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‘Havisham’ By Carol Ann Duffy

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1 ‘Havisham’ By Carol Ann Duffy
‘The bride within the bridal dress had withered like the dress, and like the flowers, and had no brightness left but the brightness of her sunken eyes. I saw that the dress had been put upon the rounded figure of a woman, and that the figure upon which it now hung loose had shrunk to skin and bone.’ ‘Great Expectations’ (I.VII)

2 Carol Ann Duffy’s comments on the poem:
‘HAVISHAM’ is an exploration of love turned to hatred through the bitterness of rejection and was inspired by Miss Havisham, a character in Charles Dickens’ novel, ‘Great Expectations’. In my poem, the title is HAVISHAM, to indicate a move away from “Miss” Havisham- this is my creation now, and the poem is in Havisham’s voice. The removal of Miss suggests she no longer feels like a woman/is somewhere between a Miss and a Mrs and has lost her role in life. Havisham is a woman driven mad with loss and rejection and the poem is a hymn of pain and rage as she moves in and out of dream and awakening, always remembering the love of her life who jilted and betrayed her. In many ways, HAVISHAM as a poem is the opposite of ANNE HATHAWAY.

3 FORM Free verse. No rhyme scheme or formal metre and the poem. The jerky rhythm of the lines is dictated by the voice of the character, a voice filled with pain and bitterness. The lack of rhyme and the presence of enjambment help to create a more defined voice in the poem. However, while this can often produce a more natural, realistic speech pattern, in this case it has the opposite effect: Havisham’s voice is choppy and stilted, which emphasises the lack of order and structure to her thoughts. Regularity of the stanza and line lengths – suggests tedium/monotony of her life now without her lover. This poem is a monologue spoken by Miss Havisham.

4  Discussion Questions (mainly stanzas 1-2)
The opening phrase is an oxymoron. What does it reveal about Havisham's feelings for her former fiancé? What is the effect of the alliteration of the harsh B sound? Find other examples of alliteration. Do they all reveal a vindictive side to the character or does Duffy cleverly make the reader consider the character in a different light? Find and analyse examples which show the angry/aggressive aspect of her character. The central image of Havisham is the one about the mirror. How does Duffy go on to develop the idea that Havisham has some realisation that she has changed and that she must take some of the responsibility for this herself?

5 Oxymoronic minor sentence – suggests speaker’s frantic/crazed state of mind as does not speak in full grammatical sentences. Conveys inner anguish /conflict. Plosive use of ‘b’/alliteration – as if words are spat out in hatred (doesn’t want to admit how much he meant to her and how much she is suffering in his absence.) Missing punctuation in ‘Beloved sweetheart bastard’ – emphasises intensity of emotions and conveys speaker’s lack of control (words come pouring out without restraint.) Awkward sentence construction/syntax - reiterates her confused/chaotic state of mind. Indirectly refers to wedding (‘not a day since then.’) unable to speak of it by name – conveys her distress/pain. Disturbing intensity of wishing him dead. Beloved sweetheart bastard. Not a day since then I haven’t wished him dead. Prayed for it so hard I’ve dark green pebbles for eyes, ropes on the back of my hands I could strangle with. Corruption of religious beliefs – prays for his death. Enjambment emphasises intensity of her prayers. Consequences of this = corruption of her soul? Eyes now = hard/cold pebbles (metaphor.) Green = connotations of envy/jealousy. Has become so fixated on his death, that she doesn’t eat etc. Hands are skeletal with veins bulging (metaphorical ropes.)Even these have dark connotations for her – strangulation. = an allusion to Dickens’ novel, in which Estella’s natural mother strangled a rival with her unusually strong hands. Emphasises her vindictive/vengeful character. Literally stuck in time, paralysed as a ridiculous parody or imitation of a bride whose love has been rejected. In giving a voice to Miss Havisham, Duffy exposes the terrible, corrosive effects of such an experience on the human psyche.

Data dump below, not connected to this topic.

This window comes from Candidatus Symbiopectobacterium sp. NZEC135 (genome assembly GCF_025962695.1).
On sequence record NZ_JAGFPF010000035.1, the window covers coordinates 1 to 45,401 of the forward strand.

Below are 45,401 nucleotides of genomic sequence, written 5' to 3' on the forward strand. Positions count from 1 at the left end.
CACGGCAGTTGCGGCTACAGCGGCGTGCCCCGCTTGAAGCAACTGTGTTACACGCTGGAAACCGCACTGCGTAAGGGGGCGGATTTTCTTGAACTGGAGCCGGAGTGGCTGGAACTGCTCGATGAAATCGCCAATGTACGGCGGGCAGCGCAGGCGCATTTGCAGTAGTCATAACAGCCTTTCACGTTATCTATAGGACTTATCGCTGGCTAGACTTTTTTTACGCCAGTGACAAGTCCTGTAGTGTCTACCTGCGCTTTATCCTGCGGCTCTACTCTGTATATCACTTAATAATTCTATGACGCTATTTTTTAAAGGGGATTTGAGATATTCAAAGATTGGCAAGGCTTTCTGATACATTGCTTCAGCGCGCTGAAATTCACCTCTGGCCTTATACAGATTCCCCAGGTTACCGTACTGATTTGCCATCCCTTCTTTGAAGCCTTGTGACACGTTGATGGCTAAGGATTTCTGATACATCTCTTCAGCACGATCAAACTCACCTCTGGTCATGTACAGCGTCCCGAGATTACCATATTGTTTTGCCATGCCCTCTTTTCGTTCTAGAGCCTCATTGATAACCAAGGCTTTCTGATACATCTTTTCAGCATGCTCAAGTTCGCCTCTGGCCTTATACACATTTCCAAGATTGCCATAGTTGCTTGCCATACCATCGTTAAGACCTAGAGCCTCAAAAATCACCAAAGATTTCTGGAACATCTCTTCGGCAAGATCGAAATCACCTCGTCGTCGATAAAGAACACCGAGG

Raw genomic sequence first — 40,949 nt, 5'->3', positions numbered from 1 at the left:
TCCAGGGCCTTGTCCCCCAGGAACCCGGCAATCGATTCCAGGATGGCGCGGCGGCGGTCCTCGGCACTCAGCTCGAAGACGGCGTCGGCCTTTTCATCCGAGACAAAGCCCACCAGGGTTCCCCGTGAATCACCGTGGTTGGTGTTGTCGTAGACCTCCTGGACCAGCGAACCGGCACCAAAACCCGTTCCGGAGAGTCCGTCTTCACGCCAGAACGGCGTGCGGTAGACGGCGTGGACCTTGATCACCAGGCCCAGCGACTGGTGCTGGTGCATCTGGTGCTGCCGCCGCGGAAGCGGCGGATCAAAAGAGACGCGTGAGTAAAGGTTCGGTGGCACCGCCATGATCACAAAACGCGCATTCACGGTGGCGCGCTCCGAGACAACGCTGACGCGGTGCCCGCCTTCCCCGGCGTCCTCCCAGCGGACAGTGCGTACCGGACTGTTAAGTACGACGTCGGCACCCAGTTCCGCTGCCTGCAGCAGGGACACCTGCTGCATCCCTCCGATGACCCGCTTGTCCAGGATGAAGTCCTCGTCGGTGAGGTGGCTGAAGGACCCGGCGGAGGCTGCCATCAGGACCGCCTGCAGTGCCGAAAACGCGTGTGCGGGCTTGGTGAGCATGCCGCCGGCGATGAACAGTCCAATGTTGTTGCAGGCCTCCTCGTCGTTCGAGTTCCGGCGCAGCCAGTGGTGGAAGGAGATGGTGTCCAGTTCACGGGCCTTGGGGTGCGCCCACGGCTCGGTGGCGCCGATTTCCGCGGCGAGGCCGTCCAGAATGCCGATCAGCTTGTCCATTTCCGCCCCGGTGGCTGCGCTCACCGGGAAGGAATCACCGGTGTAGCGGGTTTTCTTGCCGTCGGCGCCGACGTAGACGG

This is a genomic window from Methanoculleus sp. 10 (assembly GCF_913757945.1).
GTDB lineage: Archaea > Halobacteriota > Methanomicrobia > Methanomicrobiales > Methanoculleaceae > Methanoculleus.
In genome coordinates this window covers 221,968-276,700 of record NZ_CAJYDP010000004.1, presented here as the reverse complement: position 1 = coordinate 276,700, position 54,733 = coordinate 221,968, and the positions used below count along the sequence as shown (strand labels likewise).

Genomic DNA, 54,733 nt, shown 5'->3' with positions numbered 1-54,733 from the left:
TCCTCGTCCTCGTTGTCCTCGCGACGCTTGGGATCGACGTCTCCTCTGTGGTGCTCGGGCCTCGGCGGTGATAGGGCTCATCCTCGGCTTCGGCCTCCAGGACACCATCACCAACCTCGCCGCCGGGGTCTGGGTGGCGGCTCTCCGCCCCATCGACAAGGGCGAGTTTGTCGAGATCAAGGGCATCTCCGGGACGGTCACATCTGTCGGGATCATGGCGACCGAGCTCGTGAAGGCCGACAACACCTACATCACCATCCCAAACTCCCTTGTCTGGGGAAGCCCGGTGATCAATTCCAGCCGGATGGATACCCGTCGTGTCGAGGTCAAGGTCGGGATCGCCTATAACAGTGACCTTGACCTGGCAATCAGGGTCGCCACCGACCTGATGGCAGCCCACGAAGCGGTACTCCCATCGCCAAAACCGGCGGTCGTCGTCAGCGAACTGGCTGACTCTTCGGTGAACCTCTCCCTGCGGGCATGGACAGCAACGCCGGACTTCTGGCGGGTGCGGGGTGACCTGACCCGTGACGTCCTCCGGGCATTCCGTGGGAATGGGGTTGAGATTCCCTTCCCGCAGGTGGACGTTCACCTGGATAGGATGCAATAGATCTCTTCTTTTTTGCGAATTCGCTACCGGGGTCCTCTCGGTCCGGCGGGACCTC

6 Spits the word out with disgust /contempt at what she is
Spits the word out with disgust /contempt at what she is. Deliberately isolated in a sentence on its own to emphasise Miss Havisham's own feelings of isolation in a society in which women were often defined by their marital status. Positions word at start of stanza/line to show its importance and impact this name has on her. Spinster. I stink and remember. Whole days in bed cawing Nooooo at the wall; the dress yellowing, trembling if I open the wardrobe; the slewed mirror, full-length, her, myself, who did this ‘whole days’ emphasises all that was lost including time so now she remains static in time in the dress. ‘cawing’ and onomatopoeic shriek emphasise the animalistic/visceral quality behind her agony – almost no longer human. ‘the wall’ = all she has – no friend/family to express her pain too. Evokes our pity etc. 2 occur simultaneously (stink and remember) – to remember = to decay physically, mentally etc. Disgusted at herself – ‘stink’ and what she has allowed another to do to her/succumbed to their power/hold over her (cf. with last line of stanza.) The construction and order of the lines/words is deliberately jumbled and confused to emphasise the speaker’s irrationality and her muddled, tormented state of mind. She presents herself as the victim - this was a wrong that was done to her and she is determined to exact revenge. The irony is that this quest and lust for vengeance is utterly self destructive and only exacerbates her pain. ‘slewed’ – turned around as she too rejects what she sees, almost not recognising herself. Detachment/distance emphasised through use of third person pronoun ‘her’ – either doesn’t see herself or doesn’t want to admit this is her. Emphasises her mental fragility. Symbolism of colour – ‘yellowing’ conveys age, decay, passing of time yet the memory and her pain do not fade so still, haunted and aggrieved, she wears the dress. Enjambment suggests ambiguity of the last line’s meaning. Is she admitting she has done this to herself or does she see herself as the victim and is questioning/calling out in pain who did this to her?